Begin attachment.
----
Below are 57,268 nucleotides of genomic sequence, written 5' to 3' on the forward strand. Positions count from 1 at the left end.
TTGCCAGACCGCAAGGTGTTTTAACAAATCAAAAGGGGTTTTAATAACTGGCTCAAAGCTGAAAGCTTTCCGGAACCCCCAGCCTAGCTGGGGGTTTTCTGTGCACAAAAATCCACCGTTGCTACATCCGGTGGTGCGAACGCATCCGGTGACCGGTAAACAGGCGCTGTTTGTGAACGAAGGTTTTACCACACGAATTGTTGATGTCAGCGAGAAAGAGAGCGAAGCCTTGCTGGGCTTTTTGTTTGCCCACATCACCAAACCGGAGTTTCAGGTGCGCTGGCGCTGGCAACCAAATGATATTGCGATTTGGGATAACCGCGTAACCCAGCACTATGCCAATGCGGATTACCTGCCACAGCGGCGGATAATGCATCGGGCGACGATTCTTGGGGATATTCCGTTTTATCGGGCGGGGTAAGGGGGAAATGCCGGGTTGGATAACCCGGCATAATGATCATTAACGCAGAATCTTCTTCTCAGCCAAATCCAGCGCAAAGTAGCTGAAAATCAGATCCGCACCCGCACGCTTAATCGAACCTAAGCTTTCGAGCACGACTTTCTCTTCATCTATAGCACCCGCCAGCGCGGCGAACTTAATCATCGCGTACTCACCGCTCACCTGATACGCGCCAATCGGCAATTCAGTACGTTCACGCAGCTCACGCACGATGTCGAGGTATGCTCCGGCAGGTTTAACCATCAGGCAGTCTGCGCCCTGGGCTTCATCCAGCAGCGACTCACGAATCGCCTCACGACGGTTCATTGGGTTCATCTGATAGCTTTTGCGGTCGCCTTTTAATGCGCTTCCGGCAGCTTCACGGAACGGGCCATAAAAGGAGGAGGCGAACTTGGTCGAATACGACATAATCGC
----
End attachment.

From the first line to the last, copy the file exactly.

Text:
Below are 57,268 nucleotides of genomic sequence, written 5' to 3' on the forward strand. Positions count from 1 at the left end.
TTGCCAGACCGCAAGGTGTTTTAACAAATCAAAAGGGGTTTTAATAACTGGCTCAAAGCTGAAAGCTTTCCGGAACCCCCAGCCTAGCTGGGGGTTTTCTGTGCACAAAAATCCACCGTTGCTACATCCGGTGGTGCGAACGCATCCGGTGACCGGTAAACAGGCGCTGTTTGTGAACGAAGGTTTTACCACACGAATTGTTGATGTCAGCGAGAAAGAGAGCGAAGCCTTGCTGGGCTTTTTGTTTGCCCACATCACCAAACCGGAGTTTCAGGTGCGCTGGCGCTGGCAACCAAATGATATTGCGATTTGGGATAACCGCGTAACCCAGCACTATGCCAATGCGGATTACCTGCCACAGCGGCGGATAATGCATCGGGCGACGATTCTTGGGGATATTCCGTTTTATCGGGCGGGGTAAGGGGGAAATGCCGGGTTGGATAACCCGGCATAATGATCATTAACGCAGAATCTTCTTCTCAGCCAAATCCAGCGCAAAGTAGCTGAAAATCAGATCCGCACCCGCACGCTTAATCGAACCTAAGCTTTCGAGCACGACTTTCTCTTCATCTATAGCACCCGCCAGCGCGGCGAACTTAATCATCGCGTACTCACCGCTCACCTGATACGCGCCAATCGGCAATTCAGTACGTTCACGCAGCTCACGCACGATGTCGAGGTATGCTCCGGCAGGTTTAACCATCAGGCAGTCTGCGCCCTGGGCTTCATCCAGCAGCGACTCACGAATCGCCTCACGACGGTTCATTGGGTTCATCTGATAGCTTTTGCGGTCGCCTTTTAATGCGCTTCCGGCAGCTTCACGGAACGGGCCATAAAAGGAGGAGGCGAACTTGGTCGAATACGACATAATCGC